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Treatment Of Erectile Dysfunction
Treatment Of Male Sexual Problems
Treatment of H.I.V
Hydrocele Treatment (Surgical)
Urinary Incontinence (Ui) Treatment
Urology Minimally Invasive Surgery
Kidney Transplant Treatment
Blood In Urine (Hematuria) Treatment
Reconstructive Surgery Procedures
Transurethral Resection Of The Prostate (Turp) Pro
Reconstructive Urology Surgery
Minimally Invasive Urology Surgery
Transurethral Incision Of The Prostate (Tuip) Proc
Percutaneous Nephrolithotomy Procedure
Open Prostatectomy Surgery
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I'm 23 yrs old . I'm facing severe muscles breakdown. My muscles are weak from my childhood so now i am facing red / protein urea with rbc urine after my dancing only. Also cpk total is 2051 according to normal. Symtoms are of rhabdomyoloysis. Shown to urologist, cardiologist, nephrologist. Nephrologist is saying its conjonital problem. Also recommend to show a paediatrist. Please guide me what to do? how to take proper treatment as I need to start my dancing back.
Past 3 days I got back pain I went to treatment doctor told me to take scan. Scan result came that my kidney was swollen. Can you please explain me the reason why it happened? And give complete medication suggestion to cure this problem.
Colorectal surgery is performed to repair damages that occur in the organs of the anus, rectum, and colon. The damage that takes place in these organs can be the result of problems with lower GI like diverticulitis (a condition wherein pouches known as diverticula in the colon wall become inflamed), cancer and inflammatory bowel disease (a group of intestinal disorders that bring about inflammation of the GI).
Who needs this surgery?
In general, colorectal surgery is an essential treatment option for ulcerative colitis, colorectal cancer, Crohn's disease (an inflammatory bowel disease that gives rise to inflammation of the gastrointestinal tract) as well as certain diverticulitis cases. In such cases, the intestinal tract undergoes major reconstruction.
There are also other bowel problems that may require surgery but not of a serious nature and these are anal fissures, hemorrhoids, bowel incontinence and rectal prolapse. Most of the surgical procedures will aid in repairing tears, get rid of blockages, or make tighter sphincter muscles (muscles that surround openings in the body).
Colorectal surgery is also performed in cases of pelvic floor disorders like rectocele (a condition in which the rectum bulges towards the vagina) and perineal hernia (a hernia that involves the pelvic floor).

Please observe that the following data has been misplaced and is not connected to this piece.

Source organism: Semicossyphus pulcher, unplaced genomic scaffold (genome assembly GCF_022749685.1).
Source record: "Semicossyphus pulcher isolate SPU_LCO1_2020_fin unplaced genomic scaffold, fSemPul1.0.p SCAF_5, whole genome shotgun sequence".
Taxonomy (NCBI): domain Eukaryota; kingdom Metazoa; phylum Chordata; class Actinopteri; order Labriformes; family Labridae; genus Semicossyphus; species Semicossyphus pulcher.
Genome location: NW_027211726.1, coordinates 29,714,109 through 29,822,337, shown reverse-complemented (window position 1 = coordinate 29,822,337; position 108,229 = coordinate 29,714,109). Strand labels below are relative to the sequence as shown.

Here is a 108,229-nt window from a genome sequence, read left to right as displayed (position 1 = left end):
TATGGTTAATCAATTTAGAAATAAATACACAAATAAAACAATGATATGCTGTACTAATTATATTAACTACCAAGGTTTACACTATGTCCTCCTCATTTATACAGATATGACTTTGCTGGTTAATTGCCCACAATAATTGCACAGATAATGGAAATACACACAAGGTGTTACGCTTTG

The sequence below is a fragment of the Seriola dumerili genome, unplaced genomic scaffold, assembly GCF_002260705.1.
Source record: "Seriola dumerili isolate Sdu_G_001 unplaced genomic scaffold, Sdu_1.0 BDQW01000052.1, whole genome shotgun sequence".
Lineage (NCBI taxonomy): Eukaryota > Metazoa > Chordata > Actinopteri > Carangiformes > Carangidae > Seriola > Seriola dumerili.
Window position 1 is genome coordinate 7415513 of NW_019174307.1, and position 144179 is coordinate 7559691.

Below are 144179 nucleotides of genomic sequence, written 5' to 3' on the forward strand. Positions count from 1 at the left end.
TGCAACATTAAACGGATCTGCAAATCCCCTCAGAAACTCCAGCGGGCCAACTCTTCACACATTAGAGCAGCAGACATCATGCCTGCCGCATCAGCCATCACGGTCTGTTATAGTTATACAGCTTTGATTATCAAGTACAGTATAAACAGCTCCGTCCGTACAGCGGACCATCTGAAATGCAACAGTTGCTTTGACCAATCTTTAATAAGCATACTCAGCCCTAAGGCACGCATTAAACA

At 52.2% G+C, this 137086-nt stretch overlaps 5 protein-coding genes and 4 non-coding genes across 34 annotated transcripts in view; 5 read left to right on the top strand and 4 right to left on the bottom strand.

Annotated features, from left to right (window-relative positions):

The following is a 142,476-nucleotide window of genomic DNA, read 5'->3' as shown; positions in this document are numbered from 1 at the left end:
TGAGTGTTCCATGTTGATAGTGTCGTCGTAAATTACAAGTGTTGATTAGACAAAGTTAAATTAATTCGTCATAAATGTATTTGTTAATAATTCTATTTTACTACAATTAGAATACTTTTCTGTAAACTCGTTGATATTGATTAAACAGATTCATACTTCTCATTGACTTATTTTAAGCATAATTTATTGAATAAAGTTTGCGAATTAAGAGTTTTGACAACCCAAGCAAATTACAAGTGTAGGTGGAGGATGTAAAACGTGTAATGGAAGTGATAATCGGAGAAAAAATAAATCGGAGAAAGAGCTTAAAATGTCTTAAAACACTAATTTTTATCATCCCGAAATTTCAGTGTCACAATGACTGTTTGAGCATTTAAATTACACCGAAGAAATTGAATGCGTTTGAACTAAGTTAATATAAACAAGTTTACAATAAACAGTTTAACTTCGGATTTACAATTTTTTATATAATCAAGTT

At the same time, injury, ischemia or compromised blood supply and obstruction may require the performance of bowel surgery as well. Scar tissue and masses can form within the rectum, clogging the organ and preventing the normal discharge of feces from the body.
Problems like ulcerative colitis (an inflammatory bowel disease that leads to the development of ulcers in the colon as well as inflammation of the area) and diverticulitis can give rise to perforations in the rectum. Surgery is suggested in instances when drugs fail to treat the problem of ulcerative colitis.
Likewise, in the case of recurrent instances of perforations or complications in diverticulitis, surgery may be required to remove the portion of the colon affected. If you wish to discuss about any specific problem, you can consult a Gastroenterologist.
My brother hav stone in kidney and urine bladder. Is there any natural medicine or any yoga process that stones can come out from body and there is no need of operation?
Dear sir, I have kidney stone problem and this is very painful and unbearable so help me and give me a best remedy please please please.
Many people are hesitant to see a doctor for incontinence as they feel embarrassed or believe it can't be treated or that the problem will eventually go away by itself. This may be true in a few cases, but many cases can be successfully treated or managed. The treatment of incontinence will vary according to whether it is faecal or urinary incontinence and will depend on the cause, type and severity of the problem.
1. Stress incontinence
• Weight loss
• Cessation of smoking
• Pelvic floor exercises
• Vaginal weights
• Electrical stimulation
Non-medical treatment can be very effective in motivated patients with minor degrees of stress incontinence. The short-term results are often very good, but this isn't always maintained in the long term. Published studies quote cure/improvement rates of 50-80% for pelvic-floor exercises.
• Combination of the above
Medical treatment doesn't have a great role in stress incontinence. Postmenopausal atrophy affects the closure of the urethra. Oestrogens, which can be taken orally or applied locally, restores the bulk of urethral tissue leading to more effective closure. Alpha-agonist s increase the tone in the bladder neck, thereby increasing outflow resistance. Some studies indicate a beneficial effect using a combination of oestrogen and an alpha-agonist in older post-menopausal women.